Archive for the ‘Author Feature’ Category
Do you remember yesterday when I reviewed Where It Began and promised you something completely awesome? Well here it is, that long waited deleted scene from none other than Ann Stampler! Grab your coffee and sit back because you are in for an absolute treat. If you haven't already check out the review for your chance to win a finished copy of Where It Began and/or a signed bookmark from Ann.
I rewrote Where It Began many, many times before it was done. Along the way, I both wrote a lot of new chapters and deleted even more old ones. This is the chapter that came immediately before the current final chapter/epilogue.
People who have already read Where It Began will immediately notice that this chapter feels a bit “off” relative to the rest of the book. This is because the final version of Where It Began is written in the present tense, whereas this chapter is in the past tense.
This scene reflects my desire to tie up loose ends neatly with a nice big bow, for characters to gain insight that isn’t necessarily realistic, and for lions to lie down with lambs. In retrospect, it is way too sunny and a bit slapstick to fit at this particular moment in the story.
Also, the chapter gives away something that works much better when it comes as a surprise in the final chapter/epilogue. The chapter would have undercut the impact of the conclusion.
Warning to people who haven’t read Where It Began: This chapter contains a spoiler. You might want to read Where It Began first! But if you’re a read the last page first, don’t care about surprises kind of a person and plan to forge ahead despite the spoiler, here’s some background so this snippet won’t be completely confusing:
Andie and Andy are a couple in a more exalted social circle than Lisa, Anita, and Huey. The narrator, Gabby, has straddled the two groups via her popular boyfriend. In this scene, all of the characters are sitting behind their high school, where a student’s caste or social standing determines where he or she will hang out. “The B’s” refers to several neighborhoods in Los Angeles where most of the students at the school live. And Mr. Piersol, the school’s headmaster, has used a great many clichés throughout the book.
“But you’re going to miss prom,” Andie said. “You’re going to miss mother-daughter breakfast and senior night! You’re going to miss senior bonfire!”
Weirdly, Andie was sitting on the ordinary people’s lawn with me and Lisa and Anita, having announced with uncharacteristic coherence several days before that now that she’d noticed that some of the people she knew weren’t nice, she figured that maybe some of the people she didn’t know were nice, and would we mind if she sat down? Anita looked as if she was going to choke on her icy pop, but she nodded as graciously as possible under the circumstances.
Andie said to me, as if when she wasn’t looking directly at Lisa and Anita they couldn’t hear her, “They’re nice, right?”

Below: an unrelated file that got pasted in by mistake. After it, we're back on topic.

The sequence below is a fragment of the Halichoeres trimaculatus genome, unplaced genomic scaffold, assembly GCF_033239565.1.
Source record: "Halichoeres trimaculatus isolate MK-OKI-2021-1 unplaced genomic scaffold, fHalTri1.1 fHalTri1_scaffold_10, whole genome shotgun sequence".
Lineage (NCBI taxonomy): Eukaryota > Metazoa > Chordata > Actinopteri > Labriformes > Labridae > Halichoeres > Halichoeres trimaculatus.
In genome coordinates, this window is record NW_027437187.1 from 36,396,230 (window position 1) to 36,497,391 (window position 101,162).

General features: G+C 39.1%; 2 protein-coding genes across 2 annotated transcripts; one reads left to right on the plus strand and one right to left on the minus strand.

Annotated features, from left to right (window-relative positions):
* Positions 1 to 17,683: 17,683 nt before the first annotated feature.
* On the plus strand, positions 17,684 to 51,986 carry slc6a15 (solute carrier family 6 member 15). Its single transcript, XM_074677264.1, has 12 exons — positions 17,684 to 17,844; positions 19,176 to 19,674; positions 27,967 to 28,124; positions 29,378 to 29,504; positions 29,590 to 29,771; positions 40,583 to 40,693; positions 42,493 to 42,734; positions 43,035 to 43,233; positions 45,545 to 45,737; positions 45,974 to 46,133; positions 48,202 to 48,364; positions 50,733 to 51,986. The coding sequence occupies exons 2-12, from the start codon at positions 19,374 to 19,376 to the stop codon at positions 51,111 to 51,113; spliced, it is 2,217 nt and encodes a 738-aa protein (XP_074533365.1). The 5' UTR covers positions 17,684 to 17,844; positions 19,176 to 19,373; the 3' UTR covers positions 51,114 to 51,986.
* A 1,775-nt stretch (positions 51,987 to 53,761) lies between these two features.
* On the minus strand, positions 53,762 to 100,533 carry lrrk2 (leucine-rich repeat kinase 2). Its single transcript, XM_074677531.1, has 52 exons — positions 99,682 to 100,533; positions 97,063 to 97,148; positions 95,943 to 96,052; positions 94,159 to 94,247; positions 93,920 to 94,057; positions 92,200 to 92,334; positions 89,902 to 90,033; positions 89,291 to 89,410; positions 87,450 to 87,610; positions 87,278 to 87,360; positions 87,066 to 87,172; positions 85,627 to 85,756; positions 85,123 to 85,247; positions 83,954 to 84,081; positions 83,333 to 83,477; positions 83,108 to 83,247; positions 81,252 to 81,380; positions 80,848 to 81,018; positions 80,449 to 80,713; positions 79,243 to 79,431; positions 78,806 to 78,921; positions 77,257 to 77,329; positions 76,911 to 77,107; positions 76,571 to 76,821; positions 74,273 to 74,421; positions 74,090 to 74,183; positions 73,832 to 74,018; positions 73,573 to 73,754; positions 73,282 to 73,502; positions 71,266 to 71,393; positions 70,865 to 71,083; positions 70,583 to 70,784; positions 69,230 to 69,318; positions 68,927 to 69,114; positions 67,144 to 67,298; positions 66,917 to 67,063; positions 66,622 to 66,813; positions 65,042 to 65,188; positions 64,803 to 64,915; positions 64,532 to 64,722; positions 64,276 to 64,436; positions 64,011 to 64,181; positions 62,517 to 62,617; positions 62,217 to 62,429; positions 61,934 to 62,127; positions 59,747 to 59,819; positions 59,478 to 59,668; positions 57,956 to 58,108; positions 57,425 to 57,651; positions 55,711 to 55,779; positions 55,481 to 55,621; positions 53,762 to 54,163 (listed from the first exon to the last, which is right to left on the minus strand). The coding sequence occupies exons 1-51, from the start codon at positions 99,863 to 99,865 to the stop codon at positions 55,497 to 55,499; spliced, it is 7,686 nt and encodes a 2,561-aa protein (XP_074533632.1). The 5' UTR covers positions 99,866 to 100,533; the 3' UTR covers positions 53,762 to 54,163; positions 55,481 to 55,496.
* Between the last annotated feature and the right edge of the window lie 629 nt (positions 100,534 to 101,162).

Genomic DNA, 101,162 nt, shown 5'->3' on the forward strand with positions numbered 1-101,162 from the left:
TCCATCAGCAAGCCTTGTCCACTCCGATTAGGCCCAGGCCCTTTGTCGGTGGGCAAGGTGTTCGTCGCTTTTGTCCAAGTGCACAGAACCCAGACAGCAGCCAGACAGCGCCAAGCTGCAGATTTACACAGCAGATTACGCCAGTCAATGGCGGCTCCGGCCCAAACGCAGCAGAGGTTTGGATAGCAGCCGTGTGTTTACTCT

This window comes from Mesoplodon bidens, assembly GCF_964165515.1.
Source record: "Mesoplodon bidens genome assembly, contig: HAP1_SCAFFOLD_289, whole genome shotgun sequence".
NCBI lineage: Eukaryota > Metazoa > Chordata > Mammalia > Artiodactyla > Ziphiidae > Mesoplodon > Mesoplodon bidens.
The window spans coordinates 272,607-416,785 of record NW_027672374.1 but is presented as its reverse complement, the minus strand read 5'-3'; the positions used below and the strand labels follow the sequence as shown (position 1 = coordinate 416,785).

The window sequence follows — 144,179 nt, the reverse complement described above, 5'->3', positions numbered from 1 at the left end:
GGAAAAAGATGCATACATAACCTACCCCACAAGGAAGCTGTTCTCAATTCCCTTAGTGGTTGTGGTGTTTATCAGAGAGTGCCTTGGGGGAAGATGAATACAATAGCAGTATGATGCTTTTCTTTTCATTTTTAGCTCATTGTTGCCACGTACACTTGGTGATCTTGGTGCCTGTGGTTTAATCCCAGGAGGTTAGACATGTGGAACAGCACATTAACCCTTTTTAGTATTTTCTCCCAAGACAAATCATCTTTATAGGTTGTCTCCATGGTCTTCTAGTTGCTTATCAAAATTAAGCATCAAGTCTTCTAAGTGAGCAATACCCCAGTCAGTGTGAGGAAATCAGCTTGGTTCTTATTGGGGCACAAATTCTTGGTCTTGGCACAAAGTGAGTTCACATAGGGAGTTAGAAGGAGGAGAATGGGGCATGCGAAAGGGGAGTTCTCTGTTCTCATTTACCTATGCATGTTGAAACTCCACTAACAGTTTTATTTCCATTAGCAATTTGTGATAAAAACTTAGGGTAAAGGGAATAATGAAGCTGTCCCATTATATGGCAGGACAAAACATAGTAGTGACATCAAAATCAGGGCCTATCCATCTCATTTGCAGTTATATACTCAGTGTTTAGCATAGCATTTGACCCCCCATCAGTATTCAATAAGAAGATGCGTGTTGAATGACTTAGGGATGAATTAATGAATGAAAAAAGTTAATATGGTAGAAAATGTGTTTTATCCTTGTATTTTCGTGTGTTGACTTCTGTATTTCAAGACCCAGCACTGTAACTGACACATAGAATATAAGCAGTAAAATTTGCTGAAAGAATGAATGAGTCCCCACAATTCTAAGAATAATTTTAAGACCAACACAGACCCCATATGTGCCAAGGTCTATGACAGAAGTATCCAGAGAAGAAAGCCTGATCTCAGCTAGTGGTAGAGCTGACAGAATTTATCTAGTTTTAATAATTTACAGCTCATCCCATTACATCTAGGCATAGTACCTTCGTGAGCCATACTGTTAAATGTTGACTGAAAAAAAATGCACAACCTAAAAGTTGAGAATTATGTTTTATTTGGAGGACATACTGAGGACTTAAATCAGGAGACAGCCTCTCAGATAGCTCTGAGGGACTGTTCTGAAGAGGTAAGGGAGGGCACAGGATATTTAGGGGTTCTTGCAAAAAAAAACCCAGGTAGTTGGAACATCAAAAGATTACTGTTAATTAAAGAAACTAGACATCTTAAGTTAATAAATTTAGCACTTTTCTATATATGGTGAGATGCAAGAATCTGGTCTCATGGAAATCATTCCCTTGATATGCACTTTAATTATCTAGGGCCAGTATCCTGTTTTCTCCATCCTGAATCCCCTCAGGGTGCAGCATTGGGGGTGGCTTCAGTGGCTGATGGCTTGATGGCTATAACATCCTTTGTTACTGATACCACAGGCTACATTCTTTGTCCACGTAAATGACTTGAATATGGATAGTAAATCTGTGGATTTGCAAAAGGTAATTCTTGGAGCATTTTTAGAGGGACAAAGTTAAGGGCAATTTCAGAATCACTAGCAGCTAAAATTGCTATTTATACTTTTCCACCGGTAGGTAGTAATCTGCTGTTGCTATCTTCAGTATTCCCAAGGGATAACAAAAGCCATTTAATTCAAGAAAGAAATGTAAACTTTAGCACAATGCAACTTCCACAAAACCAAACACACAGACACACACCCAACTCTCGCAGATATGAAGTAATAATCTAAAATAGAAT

I said that they were. You could tell that Lisa was trying not to stare at Andie’s Hello Kitty earrings, and in her case, it was hard to tell if she was trying to figure out if the earrings were a fun joke or working up her nerve to find out where to buy them. Then Andy showed up, his hip uncharacteristically un-joined from Andie’s cute little hip, and looking extremely anxious about it, and he plopped himself down next to her.
Then Huey showed up and stood there behind Lisa, glowering at Andy, presumably to protect us from him.
“Aren’t you off the reservation?” he said to Andy
Andy started to get up but Andie held onto him. “No,” she said. “He’s with me. I asked and they said I could sit here. Anita Patel said.”
Huey snorted and continued to glare while Andy Kaplan looked longingly toward the Class of 1920 Garden where his fellow lacrosse boys were staring back at him looking as nonplussed by Andy’s geography as anyone that stoned can look.
“No one is a perfect person,” Andie said, in another pronouncement that revealed her secret, previously unrecognized genius.
I could tell that Anita was trying hard not to giggle and Lisa was still trying hard to work up the nerve to ask about where to buy the earrings, but only because I knew them both so well. I didn’t know Andy all that well, but I could tell that he was trying really hard to magically levitate back into the Class of 1920 Garden, preferably along with Andie. Andie, on the other hand, seemed to be trying hard to get to know new people who she hoped were nice.
Well, they were nice. Even I was somewhat nice. And I was getting my nice butt out of there. I was trying really hard to live through six more days of Winston School and the B’s after which I got to start taking intensive Italian, God help me.
“She’s really leaving!” Andie said. “She’s going to miss prom.”
“I would miss prom if I could be in art school in Italy,” said Lisa, who I realized would miss prom if she could be in art school anywhere. Who would give up anything to have what I had, and I just wanted to go smack her art-loving mother. Actually, I wanted to go smack a lot of people’s mothers.
Andie said, “Really? Well, I guess I would miss prom if Andy wasn’t going. We’re going, right?”